In 2016, a copyright infringement lawsuit filed against Jimmy Page and Robert Plant, the writers of Led Zeppelin’s “Stairway to Heaven,” went to trial in federal court (Skidmore v. Led Zeppelin, 15-cv-03462, U.S. District Court, Central District of California (Los Angeles). In June, a federal jury deliberated for just one day before rejecting the claims by the plaintiff.
The plaintiff was a trust representing the estate of the late Randy Wolfe (aka Randy California) the guitarist for the band, Spirit. The alleged copyright infringement at issue in the case was for Wolfe’s song “Taurus,” based upon a claim that Page and Plant had stolen the song’s opening chords in writing “Stairway to Heaven.” The attorney for the plaintiff claimed that his client was entitled to $40 million in damages.
The Ninth Circuit has stated “Because direct evidence of copying is not available in most cases,” a plaintiff can establish copying by showing (1) that the defendant had access to the plaintiff’s work and (2) that the two works are substantially similar. Smith v. Jackson, 84 F.3d 1213, 1218 (9th Cir. 1996). These are basically questions of fact, left to jury interpretation, as it was in the Zeppelin case. The defendants’ song’s opening chords, a descending chromatic scale, and vocal melodies were claimed to be more than substantially similar to Wolfe’s song. Further, plaintiff’s counsel continually raised the fact that defendants had a history of lifting melodies and instrumental passages that they admired. Regarding the question of access, Jimmy Page supposedly said during an interview that Spirit was one of his favorite bands. Also, both bands toured with each other in 1967 and 1968, which was when Page and Plant composed their song.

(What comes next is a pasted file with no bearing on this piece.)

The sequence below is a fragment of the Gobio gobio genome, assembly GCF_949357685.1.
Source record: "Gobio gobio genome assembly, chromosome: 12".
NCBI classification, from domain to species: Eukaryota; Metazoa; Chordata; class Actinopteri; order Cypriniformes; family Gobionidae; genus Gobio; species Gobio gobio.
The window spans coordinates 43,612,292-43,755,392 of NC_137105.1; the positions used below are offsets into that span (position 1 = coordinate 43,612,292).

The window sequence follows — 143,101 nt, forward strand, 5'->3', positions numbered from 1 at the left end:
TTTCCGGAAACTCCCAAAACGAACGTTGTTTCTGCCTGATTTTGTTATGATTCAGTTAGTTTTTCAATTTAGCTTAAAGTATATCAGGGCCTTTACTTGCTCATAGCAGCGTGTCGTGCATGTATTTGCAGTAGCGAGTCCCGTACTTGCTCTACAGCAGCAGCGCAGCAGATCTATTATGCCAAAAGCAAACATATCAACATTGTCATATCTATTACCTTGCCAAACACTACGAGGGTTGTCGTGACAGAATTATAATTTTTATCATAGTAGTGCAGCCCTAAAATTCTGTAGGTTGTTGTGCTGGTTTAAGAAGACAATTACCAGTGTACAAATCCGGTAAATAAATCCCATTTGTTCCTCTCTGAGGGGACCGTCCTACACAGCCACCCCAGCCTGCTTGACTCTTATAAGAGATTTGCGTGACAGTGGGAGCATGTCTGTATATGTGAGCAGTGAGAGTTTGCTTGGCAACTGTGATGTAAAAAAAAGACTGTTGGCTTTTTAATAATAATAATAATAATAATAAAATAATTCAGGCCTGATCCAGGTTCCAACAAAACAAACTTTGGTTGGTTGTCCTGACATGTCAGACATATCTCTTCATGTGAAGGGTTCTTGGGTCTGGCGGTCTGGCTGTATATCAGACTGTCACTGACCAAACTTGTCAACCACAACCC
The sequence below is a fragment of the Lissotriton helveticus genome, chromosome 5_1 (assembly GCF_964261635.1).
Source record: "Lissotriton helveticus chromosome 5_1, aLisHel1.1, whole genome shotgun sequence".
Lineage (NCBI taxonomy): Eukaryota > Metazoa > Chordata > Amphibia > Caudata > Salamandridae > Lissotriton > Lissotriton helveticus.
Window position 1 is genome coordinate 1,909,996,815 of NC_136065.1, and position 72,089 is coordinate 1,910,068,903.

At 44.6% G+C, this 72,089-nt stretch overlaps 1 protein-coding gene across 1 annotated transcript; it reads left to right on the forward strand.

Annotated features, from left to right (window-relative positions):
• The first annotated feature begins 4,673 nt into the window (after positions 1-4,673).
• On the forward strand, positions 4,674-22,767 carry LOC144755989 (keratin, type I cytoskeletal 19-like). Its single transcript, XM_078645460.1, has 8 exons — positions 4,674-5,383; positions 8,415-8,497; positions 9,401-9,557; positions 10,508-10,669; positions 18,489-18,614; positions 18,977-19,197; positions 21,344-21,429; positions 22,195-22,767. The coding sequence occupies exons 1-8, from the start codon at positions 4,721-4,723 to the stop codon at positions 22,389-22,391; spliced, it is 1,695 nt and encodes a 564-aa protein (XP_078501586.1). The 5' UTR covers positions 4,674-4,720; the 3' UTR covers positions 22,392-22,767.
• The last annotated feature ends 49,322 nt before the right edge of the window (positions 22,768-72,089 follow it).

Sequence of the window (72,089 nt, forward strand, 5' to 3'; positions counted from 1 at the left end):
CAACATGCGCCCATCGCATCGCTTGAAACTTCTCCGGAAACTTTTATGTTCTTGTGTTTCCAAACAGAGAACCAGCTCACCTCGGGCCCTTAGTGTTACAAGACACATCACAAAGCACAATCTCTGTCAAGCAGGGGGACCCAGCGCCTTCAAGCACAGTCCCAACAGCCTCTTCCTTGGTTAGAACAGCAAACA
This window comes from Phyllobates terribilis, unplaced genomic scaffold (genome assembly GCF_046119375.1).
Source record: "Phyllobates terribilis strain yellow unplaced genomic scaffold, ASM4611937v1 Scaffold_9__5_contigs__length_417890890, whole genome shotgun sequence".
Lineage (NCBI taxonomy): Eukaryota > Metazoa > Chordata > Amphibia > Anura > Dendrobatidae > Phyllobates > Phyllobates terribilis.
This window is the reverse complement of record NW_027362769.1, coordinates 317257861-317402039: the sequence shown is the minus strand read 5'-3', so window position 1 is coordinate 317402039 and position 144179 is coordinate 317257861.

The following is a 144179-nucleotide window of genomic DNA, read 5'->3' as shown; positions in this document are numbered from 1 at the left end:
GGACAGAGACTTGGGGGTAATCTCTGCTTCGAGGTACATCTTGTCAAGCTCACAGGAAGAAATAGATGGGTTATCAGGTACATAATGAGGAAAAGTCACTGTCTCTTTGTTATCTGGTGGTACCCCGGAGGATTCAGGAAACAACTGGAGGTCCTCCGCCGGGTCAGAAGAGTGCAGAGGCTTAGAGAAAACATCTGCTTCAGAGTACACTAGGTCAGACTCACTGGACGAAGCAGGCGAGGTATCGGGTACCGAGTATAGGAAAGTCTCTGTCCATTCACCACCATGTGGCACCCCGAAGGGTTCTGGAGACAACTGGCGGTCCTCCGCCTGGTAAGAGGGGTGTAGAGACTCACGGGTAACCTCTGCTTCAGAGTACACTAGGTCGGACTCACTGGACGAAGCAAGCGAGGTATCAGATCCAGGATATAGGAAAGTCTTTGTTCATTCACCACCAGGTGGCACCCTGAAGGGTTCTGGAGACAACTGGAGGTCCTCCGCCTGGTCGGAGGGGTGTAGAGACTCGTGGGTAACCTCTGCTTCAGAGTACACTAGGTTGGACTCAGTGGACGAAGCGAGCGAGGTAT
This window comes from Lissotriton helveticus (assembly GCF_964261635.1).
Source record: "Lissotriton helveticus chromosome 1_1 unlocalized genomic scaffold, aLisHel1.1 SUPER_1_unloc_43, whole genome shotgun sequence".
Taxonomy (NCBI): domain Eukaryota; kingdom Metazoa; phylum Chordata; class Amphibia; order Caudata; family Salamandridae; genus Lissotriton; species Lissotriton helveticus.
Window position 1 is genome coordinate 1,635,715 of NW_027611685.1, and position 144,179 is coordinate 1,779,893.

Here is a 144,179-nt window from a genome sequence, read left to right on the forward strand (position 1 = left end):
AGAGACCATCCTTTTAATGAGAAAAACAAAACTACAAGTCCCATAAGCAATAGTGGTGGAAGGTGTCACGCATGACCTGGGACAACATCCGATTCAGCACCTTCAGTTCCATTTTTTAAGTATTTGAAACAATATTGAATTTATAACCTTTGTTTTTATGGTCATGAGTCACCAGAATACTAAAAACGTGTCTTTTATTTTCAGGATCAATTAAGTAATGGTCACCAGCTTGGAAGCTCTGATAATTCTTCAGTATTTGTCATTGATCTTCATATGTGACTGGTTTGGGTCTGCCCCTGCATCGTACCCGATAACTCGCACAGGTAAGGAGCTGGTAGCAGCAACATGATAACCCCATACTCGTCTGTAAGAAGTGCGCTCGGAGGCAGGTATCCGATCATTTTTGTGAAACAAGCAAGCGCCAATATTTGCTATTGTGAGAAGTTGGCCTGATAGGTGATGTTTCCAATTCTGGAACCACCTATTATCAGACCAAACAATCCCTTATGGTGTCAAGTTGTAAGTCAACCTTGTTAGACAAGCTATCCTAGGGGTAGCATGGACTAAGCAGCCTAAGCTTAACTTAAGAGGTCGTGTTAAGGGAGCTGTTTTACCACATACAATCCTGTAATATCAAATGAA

Jurors heard versions of both songs recorded especially for the trial. Much to the disappointment of the plaintiff, jurors did not hear the original version of “Taurus” because the sheet music, not the recording, was the subject of the alleged infringement. Peter Anderson, one of Led Zeppelin’s lawyers, argued that Wolfe’s trust didn’t even own the rights to the song, but rather the rights were owned by another party, a publisher under a 1967 agreement. In the end, for once, the jury found that there was no infringement and Page and Plant were victorious.
If you are a copyright owner in California, it is important to obtain sound legal guidance to protect your rights in your created works. DeAnn Flores Chase and her team of experienced attorneys can advise you on all your intellectual property needs. Contact Chase Law Group, P.C. at (310) 545-7700 or visit www.chaselawmb.com to schedule a consultation.